By Adam Vaccaro
What happened Wednesday: The morning and early afternoon dragged and dragged, with Germany and Spain's much hyped semifinal match a rematch of Spain's 1-0 Euro Championship final win in 2008 shining as the reward for the soccer world's patience. When the game finally arrived, the world's No. 2 and No. 6 ranked squads did not disappoint.
The match kicked off in Durban to a massive ovation as the teams settled into a tense first half. Both sides proved themselves well prepared for one another from a preventive perspective, as there was little in the way of opportunity for either side. Spain dominated possession throughout the half but that was mostly a product of Germany playing very cautious and Spain's focus seemingly centered on, well, remaining focused. La Furia Roja did see two first-half scoring chances: David Villa made a bid for his sixth goal and Carles Puyol blew a header opportunity that likely would have resulted in a goal.
Things heated up a bit in stoppage time of the first half. The German counter finally showed itself briefly but Mesut Ozil's break was stopped short by an alert Spanish defense. Less than a minute later, Spanish midfielder Pedro, starting in place of the struggling Fernando Torres, got a shot on goal to end the first frame. The sequence set the stage for the second half: Germany's best effort just couldn't crack Spain's defense, and the Spanish attack was revving its engine.
Indeed, Spain's attacking pressure increased in the second half. Germany managed to sustain most of it, keeping its opposition off the scoreboard until the 73rd minute. But an unmarked Puyol redeemed his earlier mistake when, crashing into the box, the strong central defender's head met Xavi's corner kick and netted a potent winning strike. La Furia's defense remained cagey through the end of the match and even as Germany increased its pressure, the well-organized Spanish defense did not break. Spain held on for the 1-0 victory, matching the Euro final two years prior.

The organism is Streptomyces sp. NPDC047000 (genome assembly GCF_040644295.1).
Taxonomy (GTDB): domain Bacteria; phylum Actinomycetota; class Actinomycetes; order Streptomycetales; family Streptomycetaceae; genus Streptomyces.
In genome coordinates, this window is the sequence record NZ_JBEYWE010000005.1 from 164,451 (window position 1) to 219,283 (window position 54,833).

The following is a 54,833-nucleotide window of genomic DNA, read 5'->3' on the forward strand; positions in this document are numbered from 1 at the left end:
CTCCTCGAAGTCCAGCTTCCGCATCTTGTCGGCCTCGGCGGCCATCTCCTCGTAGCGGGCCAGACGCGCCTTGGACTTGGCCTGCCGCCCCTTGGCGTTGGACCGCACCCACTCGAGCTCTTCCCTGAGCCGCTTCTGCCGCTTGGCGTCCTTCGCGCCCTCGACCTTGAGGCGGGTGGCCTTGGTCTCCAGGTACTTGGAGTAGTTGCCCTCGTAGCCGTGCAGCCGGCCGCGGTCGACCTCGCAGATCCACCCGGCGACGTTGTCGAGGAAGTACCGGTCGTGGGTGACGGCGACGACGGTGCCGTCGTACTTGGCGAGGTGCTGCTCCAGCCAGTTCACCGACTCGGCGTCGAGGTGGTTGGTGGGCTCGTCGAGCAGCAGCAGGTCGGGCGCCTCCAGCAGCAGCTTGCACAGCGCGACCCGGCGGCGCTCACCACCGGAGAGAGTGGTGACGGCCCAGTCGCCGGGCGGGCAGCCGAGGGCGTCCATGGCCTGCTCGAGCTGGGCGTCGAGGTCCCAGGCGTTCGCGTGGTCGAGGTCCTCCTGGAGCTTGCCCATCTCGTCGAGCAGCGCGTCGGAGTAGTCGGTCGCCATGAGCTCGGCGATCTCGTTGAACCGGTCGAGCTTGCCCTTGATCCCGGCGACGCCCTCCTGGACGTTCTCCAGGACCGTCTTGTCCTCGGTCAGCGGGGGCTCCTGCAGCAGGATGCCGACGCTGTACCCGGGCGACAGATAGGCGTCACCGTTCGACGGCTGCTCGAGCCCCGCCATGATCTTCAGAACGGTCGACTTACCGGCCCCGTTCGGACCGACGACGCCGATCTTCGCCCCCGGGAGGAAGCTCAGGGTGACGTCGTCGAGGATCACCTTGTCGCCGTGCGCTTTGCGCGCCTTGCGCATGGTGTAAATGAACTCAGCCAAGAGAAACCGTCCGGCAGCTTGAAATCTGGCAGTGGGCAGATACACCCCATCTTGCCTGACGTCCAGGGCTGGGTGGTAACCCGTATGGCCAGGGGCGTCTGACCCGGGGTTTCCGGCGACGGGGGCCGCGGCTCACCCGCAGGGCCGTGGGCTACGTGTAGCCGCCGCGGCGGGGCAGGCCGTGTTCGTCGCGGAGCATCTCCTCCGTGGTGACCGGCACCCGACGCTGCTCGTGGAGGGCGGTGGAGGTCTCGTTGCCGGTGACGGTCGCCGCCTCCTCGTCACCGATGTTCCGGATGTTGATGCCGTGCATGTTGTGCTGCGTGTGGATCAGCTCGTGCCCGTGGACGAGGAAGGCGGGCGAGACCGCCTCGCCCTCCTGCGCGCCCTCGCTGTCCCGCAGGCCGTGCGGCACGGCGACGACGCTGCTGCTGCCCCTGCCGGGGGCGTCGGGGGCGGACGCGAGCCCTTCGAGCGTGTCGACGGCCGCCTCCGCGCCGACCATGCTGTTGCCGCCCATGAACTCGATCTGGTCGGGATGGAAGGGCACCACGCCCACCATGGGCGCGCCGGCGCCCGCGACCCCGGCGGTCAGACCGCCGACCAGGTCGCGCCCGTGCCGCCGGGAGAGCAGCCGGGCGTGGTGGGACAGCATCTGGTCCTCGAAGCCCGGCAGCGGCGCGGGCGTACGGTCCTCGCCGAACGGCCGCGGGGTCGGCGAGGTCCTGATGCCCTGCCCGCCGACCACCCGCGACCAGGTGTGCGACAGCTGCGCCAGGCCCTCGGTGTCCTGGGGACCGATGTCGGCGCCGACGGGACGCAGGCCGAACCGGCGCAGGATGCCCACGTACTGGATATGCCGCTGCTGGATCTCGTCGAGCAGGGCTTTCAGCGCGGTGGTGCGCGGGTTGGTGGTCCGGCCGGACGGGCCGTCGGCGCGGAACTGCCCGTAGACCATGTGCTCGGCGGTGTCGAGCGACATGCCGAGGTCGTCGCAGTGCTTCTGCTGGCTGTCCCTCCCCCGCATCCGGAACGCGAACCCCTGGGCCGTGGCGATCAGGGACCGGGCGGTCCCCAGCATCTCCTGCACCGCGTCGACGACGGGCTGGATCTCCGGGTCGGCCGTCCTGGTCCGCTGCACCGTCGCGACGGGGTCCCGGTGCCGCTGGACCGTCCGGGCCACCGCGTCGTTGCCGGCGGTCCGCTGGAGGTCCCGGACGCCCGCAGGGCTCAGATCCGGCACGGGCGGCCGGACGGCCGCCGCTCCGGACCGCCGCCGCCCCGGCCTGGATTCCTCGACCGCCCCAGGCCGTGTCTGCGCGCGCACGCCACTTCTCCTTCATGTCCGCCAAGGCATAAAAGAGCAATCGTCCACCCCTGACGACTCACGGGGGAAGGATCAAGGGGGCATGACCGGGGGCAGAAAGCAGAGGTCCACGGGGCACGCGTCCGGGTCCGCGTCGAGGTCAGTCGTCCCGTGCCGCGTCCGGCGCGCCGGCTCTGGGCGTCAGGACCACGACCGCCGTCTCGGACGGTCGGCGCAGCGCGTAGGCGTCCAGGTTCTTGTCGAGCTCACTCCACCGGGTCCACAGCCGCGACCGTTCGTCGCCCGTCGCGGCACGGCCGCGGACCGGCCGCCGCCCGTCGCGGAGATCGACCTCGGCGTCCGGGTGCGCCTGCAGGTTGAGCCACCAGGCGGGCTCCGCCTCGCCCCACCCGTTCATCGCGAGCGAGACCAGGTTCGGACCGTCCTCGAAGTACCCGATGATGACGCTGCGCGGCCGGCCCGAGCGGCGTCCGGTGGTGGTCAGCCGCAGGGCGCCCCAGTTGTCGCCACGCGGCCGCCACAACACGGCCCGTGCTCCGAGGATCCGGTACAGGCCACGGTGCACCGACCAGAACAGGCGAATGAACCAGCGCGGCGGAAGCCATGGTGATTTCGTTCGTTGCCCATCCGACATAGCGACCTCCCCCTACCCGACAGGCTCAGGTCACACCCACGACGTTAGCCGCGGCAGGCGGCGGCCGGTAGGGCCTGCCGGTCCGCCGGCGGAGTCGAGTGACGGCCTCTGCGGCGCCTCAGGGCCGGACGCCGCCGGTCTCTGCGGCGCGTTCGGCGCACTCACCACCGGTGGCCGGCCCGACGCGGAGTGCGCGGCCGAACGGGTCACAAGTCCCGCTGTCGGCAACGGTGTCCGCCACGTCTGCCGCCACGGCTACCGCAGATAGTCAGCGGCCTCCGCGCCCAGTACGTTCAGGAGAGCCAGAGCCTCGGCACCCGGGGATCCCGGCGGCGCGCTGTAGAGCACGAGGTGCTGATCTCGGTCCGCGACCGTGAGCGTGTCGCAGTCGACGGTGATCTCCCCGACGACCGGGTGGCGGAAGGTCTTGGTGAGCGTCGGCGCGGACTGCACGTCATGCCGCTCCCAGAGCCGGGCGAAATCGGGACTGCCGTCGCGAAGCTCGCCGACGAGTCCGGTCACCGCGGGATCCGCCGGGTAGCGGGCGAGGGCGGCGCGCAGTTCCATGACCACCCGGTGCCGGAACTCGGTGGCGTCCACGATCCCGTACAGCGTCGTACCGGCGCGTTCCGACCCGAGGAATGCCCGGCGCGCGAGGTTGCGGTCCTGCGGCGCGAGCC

Germany is headed for the third-place match against Uruguay and will be favored to win. Any team that gets this far in a tournament is sure to be disappointed in defeat, but like Uruguay, Die Mannschaft exceeded expectations. And early though it may be, it's likely appropriate to start pegging this young, athletic, and well-tuned German side as a 2014 favorite.
Spain advances to its first-ever final and will face the Netherlands on Sunday. The World Cup will see a new champion for just the eighth time, as neither La Furia nor the Dutch have won the tournament. Spain does have one fourth-place finish to its credit, earned in 1950 under a different format, but is now guaranteed no worse than second place. Wednesday's victory, therefore, is a massive triumph for Spanish soccer.
Also Wednesday: With the day's match, the tournament's total attendance went over the 3 million mark. That makes the 2010 edition the third highest attended World Cup in history behind 1994 here in the United States and 2006 in Germany. Thus far, an average of just more than 49,000 have attended each match. Those are impressive figures given that South Africa is a very expensive journey for much of the world, but the tournament will still fall a few hundred thousand short of its maximum capacity.
The Argentina Football Association says that the ball's in Diego Maradona's court (or at his feet?) as to whether the coach will return to manage Albiceleste. After initially experiencing outrage and disappointment in the team's early elimination, Argentina seems to have embraced the squad and in particular Maradona as lovable losers. One lawmaker has proposed the building of a monument honoring the eccentric coach and once-Cup winning scorer.
What happens next: We get a couple of days to cool down maybe a poor choice of words given this heat wave before the third-place match on Saturday. And Sunday, it all comes to an end when, after a closing ceremony, Holland and Spain will make history as one side will lift its first ever World Cup trophy.
Question of the Day: Will Paul predict a winner for the final? I didn't want to discuss this, but it's gone from gimmicky to uncanny and is now impossible to ignore. Paul, a German octopus, managed to correctly pick the victor of each Die Mannschaft match throughout the tournament. The eight-legged tank dweller upset much of Germany when he chose to eat from the feeder marked by Spain's flag rather than his Germany's, indicating that he saw La Furia advancing to the final. With a 6-0 record in his World Cup predictions (including Serbia's Group D win), Paul blew me out of the water pun unintended, but recognized. It's understandable if Paul's focus is on the third-place match it's clear that his first duty is to predict Germany's bouts but it would stink of poor sportsmanship if he refused to pick a winner for the final at this point.
Quote of Note: "This is one of the greatest moments for Spain, for us to be in the final of the World Cup, it's history. And we want to make more history in the final." - Spanish striker David Villa after his team's semifinal victory against Germany.